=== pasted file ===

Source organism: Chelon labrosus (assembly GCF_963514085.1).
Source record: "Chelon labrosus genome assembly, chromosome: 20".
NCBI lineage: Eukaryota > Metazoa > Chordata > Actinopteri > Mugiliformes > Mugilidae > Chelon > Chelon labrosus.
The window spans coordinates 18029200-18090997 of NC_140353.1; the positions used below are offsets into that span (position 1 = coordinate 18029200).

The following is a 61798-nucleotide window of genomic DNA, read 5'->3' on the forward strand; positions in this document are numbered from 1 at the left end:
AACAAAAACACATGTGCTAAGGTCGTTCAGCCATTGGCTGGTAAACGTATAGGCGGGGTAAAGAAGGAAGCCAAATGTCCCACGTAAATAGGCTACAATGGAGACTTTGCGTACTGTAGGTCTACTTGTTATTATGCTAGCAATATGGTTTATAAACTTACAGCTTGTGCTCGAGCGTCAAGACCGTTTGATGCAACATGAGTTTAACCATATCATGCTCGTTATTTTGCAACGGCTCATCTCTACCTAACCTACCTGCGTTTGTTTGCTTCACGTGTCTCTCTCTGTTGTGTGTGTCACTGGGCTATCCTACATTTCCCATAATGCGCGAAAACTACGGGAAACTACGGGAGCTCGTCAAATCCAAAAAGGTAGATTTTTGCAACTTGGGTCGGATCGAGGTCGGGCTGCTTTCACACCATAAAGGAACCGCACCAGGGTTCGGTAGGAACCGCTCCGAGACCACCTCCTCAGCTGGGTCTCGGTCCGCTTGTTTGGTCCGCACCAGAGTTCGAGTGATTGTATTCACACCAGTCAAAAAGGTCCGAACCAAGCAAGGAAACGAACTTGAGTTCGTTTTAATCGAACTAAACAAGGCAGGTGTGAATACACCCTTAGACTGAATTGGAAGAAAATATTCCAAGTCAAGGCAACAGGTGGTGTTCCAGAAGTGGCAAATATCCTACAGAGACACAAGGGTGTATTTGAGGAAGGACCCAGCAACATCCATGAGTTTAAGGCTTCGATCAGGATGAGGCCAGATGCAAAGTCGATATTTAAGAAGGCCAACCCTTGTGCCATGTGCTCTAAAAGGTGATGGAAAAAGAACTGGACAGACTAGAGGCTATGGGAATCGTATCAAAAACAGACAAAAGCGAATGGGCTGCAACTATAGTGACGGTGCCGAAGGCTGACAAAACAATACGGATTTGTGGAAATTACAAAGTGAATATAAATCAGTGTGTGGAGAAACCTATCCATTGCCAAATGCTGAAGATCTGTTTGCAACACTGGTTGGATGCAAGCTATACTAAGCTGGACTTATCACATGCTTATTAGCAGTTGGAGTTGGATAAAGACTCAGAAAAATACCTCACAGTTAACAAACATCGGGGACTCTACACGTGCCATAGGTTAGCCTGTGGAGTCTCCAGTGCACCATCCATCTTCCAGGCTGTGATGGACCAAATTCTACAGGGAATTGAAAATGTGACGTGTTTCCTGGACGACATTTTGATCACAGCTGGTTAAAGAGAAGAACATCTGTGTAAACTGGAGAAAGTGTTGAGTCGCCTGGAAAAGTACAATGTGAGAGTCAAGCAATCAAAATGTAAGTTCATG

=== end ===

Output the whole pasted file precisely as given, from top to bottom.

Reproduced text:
Source organism: Chelon labrosus (assembly GCF_963514085.1).
Source record: "Chelon labrosus genome assembly, chromosome: 20".
NCBI lineage: Eukaryota > Metazoa > Chordata > Actinopteri > Mugiliformes > Mugilidae > Chelon > Chelon labrosus.
The window spans coordinates 18029200-18090997 of NC_140353.1; the positions used below are offsets into that span (position 1 = coordinate 18029200).

The following is a 61798-nucleotide window of genomic DNA, read 5'->3' on the forward strand; positions in this document are numbered from 1 at the left end:
AACAAAAACACATGTGCTAAGGTCGTTCAGCCATTGGCTGGTAAACGTATAGGCGGGGTAAAGAAGGAAGCCAAATGTCCCACGTAAATAGGCTACAATGGAGACTTTGCGTACTGTAGGTCTACTTGTTATTATGCTAGCAATATGGTTTATAAACTTACAGCTTGTGCTCGAGCGTCAAGACCGTTTGATGCAACATGAGTTTAACCATATCATGCTCGTTATTTTGCAACGGCTCATCTCTACCTAACCTACCTGCGTTTGTTTGCTTCACGTGTCTCTCTCTGTTGTGTGTGTCACTGGGCTATCCTACATTTCCCATAATGCGCGAAAACTACGGGAAACTACGGGAGCTCGTCAAATCCAAAAAGGTAGATTTTTGCAACTTGGGTCGGATCGAGGTCGGGCTGCTTTCACACCATAAAGGAACCGCACCAGGGTTCGGTAGGAACCGCTCCGAGACCACCTCCTCAGCTGGGTCTCGGTCCGCTTGTTTGGTCCGCACCAGAGTTCGAGTGATTGTATTCACACCAGTCAAAAAGGTCCGAACCAAGCAAGGAAACGAACTTGAGTTCGTTTTAATCGAACTAAACAAGGCAGGTGTGAATACACCCTTAGACTGAATTGGAAGAAAATATTCCAAGTCAAGGCAACAGGTGGTGTTCCAGAAGTGGCAAATATCCTACAGAGACACAAGGGTGTATTTGAGGAAGGACCCAGCAACATCCATGAGTTTAAGGCTTCGATCAGGATGAGGCCAGATGCAAAGTCGATATTTAAGAAGGCCAACCCTTGTGCCATGTGCTCTAAAAGGTGATGGAAAAAGAACTGGACAGACTAGAGGCTATGGGAATCGTATCAAAAACAGACAAAAGCGAATGGGCTGCAACTATAGTGACGGTGCCGAAGGCTGACAAAACAATACGGATTTGTGGAAATTACAAAGTGAATATAAATCAGTGTGTGGAGAAACCTATCCATTGCCAAATGCTGAAGATCTGTTTGCAACACTGGTTGGATGCAAGCTATACTAAGCTGGACTTATCACATGCTTATTAGCAGTTGGAGTTGGATAAAGACTCAGAAAAATACCTCACAGTTAACAAACATCGGGGACTCTACACGTGCCATAGGTTAGCCTGTGGAGTCTCCAGTGCACCATCCATCTTCCAGGCTGTGATGGACCAAATTCTACAGGGAATTGAAAATGTGACGTGTTTCCTGGACGACATTTTGATCACAGCTGGTTAAAGAGAAGAACATCTGTGTAAACTGGAGAAAGTGTTGAGTCGCCTGGAAAAGTACAATGTGAGAGTCAAGCAATCAAAATGTAAGTTCATG